|Publication number||US4931762 A|
|Application number||US 07/337,578|
|Publication date||Jun 5, 1990|
|Filing date||Apr 13, 1989|
|Priority date||Apr 13, 1989|
|Publication number||07337578, 337578, US 4931762 A, US 4931762A, US-A-4931762, US4931762 A, US4931762A|
|Original Assignee||Heinemann Electric Company|
|Export Citation||BiBTeX, EndNote, RefMan|
|Patent Citations (4), Referenced by (27), Classifications (8), Legal Events (6)|
|External Links: USPTO, USPTO Assignment, Espacenet|
The present invention relates to a circuit breaker construction and more particularly to a circuit breaker having a unique base and mounting frame and a few simple easily assembled mechanical parts, some of which may serve for both poles of a two pole breaker.
In the prior art breakers of the general type of the present invention have been broadly disclosed in U.S. Pat. Nos. such as 4,167,702 and 4,258,349. These structures characteristically employ a rocker handle which is rotatably supported to a frame by a pin and provides a linkage crank which, in turn, is connected by a linkage to a switch actuating rocker. The linkage is connected to the linkage crank and rocker by rotatable pin connections parallel to the handle supporting pin. Characteristically the rocker which has a parallel pin trapped in a guide slot is engaged by a pivoted latch member also with a pin parallel to the others, which holds the latched end of the rocker in position as the rocker is moved by the handle member through the linkages against the movable contact arm to close the breaker contacts. The handle may be able to open the breaker contacts by rotation back the opposite direction. Upon overload, the contacts are opened as the latch member is moved releasing the latched end of the rocker to reposition so that the contacts will be able to open.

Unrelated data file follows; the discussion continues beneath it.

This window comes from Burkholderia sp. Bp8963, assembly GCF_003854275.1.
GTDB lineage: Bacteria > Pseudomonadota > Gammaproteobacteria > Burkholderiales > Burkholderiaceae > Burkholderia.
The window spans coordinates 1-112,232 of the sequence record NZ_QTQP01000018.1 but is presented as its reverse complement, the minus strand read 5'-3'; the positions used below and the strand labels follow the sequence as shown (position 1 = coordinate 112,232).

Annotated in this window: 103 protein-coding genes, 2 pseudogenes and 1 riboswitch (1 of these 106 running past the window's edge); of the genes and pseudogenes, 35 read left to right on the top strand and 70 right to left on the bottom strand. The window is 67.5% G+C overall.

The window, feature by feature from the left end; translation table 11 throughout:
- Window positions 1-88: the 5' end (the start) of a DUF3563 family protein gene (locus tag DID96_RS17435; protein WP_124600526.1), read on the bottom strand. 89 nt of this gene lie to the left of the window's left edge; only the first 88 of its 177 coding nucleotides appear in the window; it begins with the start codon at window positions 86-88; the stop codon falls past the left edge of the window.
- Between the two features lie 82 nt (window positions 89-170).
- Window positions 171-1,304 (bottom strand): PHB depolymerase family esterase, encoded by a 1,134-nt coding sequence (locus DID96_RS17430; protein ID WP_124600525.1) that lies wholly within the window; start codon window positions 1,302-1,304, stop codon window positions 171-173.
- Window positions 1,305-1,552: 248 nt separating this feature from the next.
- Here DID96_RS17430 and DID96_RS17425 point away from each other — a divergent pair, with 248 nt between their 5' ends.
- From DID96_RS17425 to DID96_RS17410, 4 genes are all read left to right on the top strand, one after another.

The applicant's assignee Heinemann Electric Company has manufactured thermally actuated breakers using a rocker handle. Such a breaker has had a somewhat different configuration shown in U.S. Pat. Nos. 4,338,586 and 4,436,972.
The present invention provides a circuit breaker actuator construction employing much structural resemblance to the prior art but in which important improvements over the prior art are introduced. A geometry which is quite simple lends itself to construction of many of the mechanical parts from molded resinous material, such as, for example, General Electric Company's ULTEMŽ. In particular the base preferably supports preassembled contact and external terminal assemblies which are easily assembled to the base by sliding them into preformed grooves in a base plate which preferably is of rigid molded resinous material. The device is particularly well suited to use a thermal actuator for tripping the switch of this circuit breaker, or circuit interrupter. A bi-metallic member preassembled, calibrated and stored as inventory before assembly into the base, may still be adjusted thereafter, even after assembly has been completed, and even after the cover has been put into place.
A novel arrangement for wiring and support of a lamp remote from a switch, which, for example, when actuated by the movable contact support arm, may by the illumination of the lamp show that the contacts are closed. Other switch arrangements may produce illumination under other conditions. Various types of bulbs may be employed. However, the arrangement permits a novel bulb support provided by the medial plane frame using wiring in alternating interconnected channels in the two sides of the medial plane frame.